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HILLSBORO TRIBUNE PHOTO: CHASE ALLGOOD - Scott Eisenstein and Fred Johnson of the Hillsboro Community Foundation pose with a tree that started as a $1 donation from a young boy. The tree will be planted this fall.  What do the Jackson Bottom Wetlands Preserve, the Glenn and Viola Walters Cultural Arts Center and the parks at Noble Woods and Rood Bridge have in common?

They were all constructed or developed, in part, with help from the Hillsboro Community Foundation — the conduit through which philanthropic dreams become tangible projects in Hillsboro.

“For years, we have referred to ourselves as Hillsboro’s best-kept secret,” said foundation president-elect Fred Johnson. “We are trying to change that.”

Since 1986, the foundation has helped promote local philanthropy by bringing to life visions for community developments designed to enhance the quality of life for Hillsboro’s growing populace. Sometimes that’s done through charitable donations and sometimes it’s done through partnerships with like-minded local organizations.

The results, however, are usually the same: “A lot of public-private collaboration to make projects happen,” Johnson said.

Through community fundraising and a $1 million donation from the Walters family, the foundation opened the Cultural Arts Center’s doors in 2004.

A year earlier in September 2003, it joined residents to celebrate the public opening of the Jackson Bottom Wetlands Preserve, following the wildlife sanctuary’s extensive and costly redevelopment.

And more recently, it had a hand in the McKinney Park playground project, which is set to hold its grand opening Aug. 11 after being furnished with a new playground structure through design company KaBOOM! and The CarMax Foundation.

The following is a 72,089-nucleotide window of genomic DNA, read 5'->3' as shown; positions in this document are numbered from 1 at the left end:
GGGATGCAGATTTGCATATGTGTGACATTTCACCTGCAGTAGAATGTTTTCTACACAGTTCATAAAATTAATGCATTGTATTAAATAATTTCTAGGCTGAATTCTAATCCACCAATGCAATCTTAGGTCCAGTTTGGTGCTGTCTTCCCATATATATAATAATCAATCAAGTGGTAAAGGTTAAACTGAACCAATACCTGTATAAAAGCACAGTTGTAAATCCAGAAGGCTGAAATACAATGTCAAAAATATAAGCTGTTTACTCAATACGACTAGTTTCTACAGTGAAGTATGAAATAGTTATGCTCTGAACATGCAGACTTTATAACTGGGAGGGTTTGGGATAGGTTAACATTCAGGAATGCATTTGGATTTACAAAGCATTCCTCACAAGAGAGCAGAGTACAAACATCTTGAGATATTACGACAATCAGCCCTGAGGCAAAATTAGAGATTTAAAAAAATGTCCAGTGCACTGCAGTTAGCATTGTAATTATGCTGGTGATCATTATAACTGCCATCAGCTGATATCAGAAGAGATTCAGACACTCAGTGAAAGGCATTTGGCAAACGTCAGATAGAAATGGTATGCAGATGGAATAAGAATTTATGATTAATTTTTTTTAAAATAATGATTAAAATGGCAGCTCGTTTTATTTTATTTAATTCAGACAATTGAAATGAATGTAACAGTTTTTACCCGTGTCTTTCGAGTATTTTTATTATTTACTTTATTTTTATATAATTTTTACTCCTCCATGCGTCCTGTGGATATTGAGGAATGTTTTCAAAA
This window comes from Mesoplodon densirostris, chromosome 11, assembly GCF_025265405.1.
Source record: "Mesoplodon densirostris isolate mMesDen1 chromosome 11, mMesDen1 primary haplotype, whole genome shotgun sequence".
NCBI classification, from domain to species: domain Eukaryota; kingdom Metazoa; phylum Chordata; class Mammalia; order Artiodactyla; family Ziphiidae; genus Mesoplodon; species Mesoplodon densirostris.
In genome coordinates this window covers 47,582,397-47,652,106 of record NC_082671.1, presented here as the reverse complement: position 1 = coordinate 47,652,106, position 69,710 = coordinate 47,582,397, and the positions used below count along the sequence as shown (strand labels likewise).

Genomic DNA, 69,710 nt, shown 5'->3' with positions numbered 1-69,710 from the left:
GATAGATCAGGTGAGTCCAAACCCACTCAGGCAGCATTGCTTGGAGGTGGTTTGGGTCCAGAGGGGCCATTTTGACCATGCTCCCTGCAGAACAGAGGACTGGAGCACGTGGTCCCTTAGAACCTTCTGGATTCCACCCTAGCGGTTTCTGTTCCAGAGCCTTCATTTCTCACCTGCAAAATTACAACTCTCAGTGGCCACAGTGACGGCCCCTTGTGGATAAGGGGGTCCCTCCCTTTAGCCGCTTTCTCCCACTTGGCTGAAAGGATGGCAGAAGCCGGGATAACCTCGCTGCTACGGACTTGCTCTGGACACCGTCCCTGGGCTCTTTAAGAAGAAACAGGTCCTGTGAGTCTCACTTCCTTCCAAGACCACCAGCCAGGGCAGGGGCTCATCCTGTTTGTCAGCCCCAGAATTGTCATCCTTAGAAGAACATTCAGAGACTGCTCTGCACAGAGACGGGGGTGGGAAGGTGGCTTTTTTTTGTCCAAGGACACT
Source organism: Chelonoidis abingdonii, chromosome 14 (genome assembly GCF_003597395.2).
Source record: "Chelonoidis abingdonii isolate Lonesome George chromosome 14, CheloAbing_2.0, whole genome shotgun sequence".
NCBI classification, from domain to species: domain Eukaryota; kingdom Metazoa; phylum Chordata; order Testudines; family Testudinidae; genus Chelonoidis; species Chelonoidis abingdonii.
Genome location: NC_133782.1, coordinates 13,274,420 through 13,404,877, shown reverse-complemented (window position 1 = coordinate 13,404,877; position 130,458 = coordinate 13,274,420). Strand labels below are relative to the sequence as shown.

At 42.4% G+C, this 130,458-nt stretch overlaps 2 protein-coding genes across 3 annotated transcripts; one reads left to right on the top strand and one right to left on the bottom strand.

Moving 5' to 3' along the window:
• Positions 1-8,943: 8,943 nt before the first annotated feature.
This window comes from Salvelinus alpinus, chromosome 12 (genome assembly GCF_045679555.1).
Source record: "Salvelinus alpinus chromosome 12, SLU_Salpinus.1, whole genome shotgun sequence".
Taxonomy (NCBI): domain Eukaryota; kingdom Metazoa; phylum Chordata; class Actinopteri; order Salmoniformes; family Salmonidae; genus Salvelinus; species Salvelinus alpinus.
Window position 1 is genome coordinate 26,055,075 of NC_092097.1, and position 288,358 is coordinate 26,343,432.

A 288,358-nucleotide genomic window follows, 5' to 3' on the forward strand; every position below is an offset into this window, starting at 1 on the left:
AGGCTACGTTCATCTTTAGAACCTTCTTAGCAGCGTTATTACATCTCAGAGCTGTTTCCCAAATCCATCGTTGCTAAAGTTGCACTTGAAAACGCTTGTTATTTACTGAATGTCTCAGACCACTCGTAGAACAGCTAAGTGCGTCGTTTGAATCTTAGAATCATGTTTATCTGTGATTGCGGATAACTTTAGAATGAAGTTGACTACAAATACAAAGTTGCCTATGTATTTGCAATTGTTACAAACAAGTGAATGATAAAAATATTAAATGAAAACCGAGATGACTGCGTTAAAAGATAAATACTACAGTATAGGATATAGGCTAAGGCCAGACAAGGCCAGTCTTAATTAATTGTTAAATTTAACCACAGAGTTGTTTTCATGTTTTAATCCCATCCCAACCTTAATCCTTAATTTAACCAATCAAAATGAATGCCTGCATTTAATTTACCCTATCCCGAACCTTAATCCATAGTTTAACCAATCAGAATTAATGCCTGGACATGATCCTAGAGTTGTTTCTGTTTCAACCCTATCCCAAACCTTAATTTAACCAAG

The Hillsboro foundation’s members come from all walks of life, Johnson said, “but they all have deep roots in the community.”

From the Hillsboro Chamber of Commerce to the city council, and from business owners to long-time Hillsboro residents, members are expected to have an invested interest in improving the city they call home.

Two years ago, the foundation set goals for the following few years. A goal for 2015, for example, was to accumulate more than $500,000 in endowed funds by 2017. With help from 175 individual donors, the foundation surpassed that goal in one year.

And it’s all thanks to mostly small donations from several community members, said Johnson, who stressed a desire to increase the number of people involved with the organization, regardless of age or income.

At a recent event, Johnson said, “We were making visitors to our booth aware of the foundation and its work. I talked to many people ... across all spectrums of life.”

One encounter stood out, however.

Johnson ended up spending some time with a young Latino boy, he said, “I’d guess 10 or 12 years of age. I explained the work of the foundation and showed him pictures of projects the Foundation had been involved with. He kept saying things like, ‘Oh, I’ve been there’ — just a very polite young person. I concluded my presentation and he left.”

Yet moments later, the boy returned with a $1 donation, “which was just as sincere as any donation I think I’ve ever received,” Johnson said. “He wanted to contribute … to the community.”

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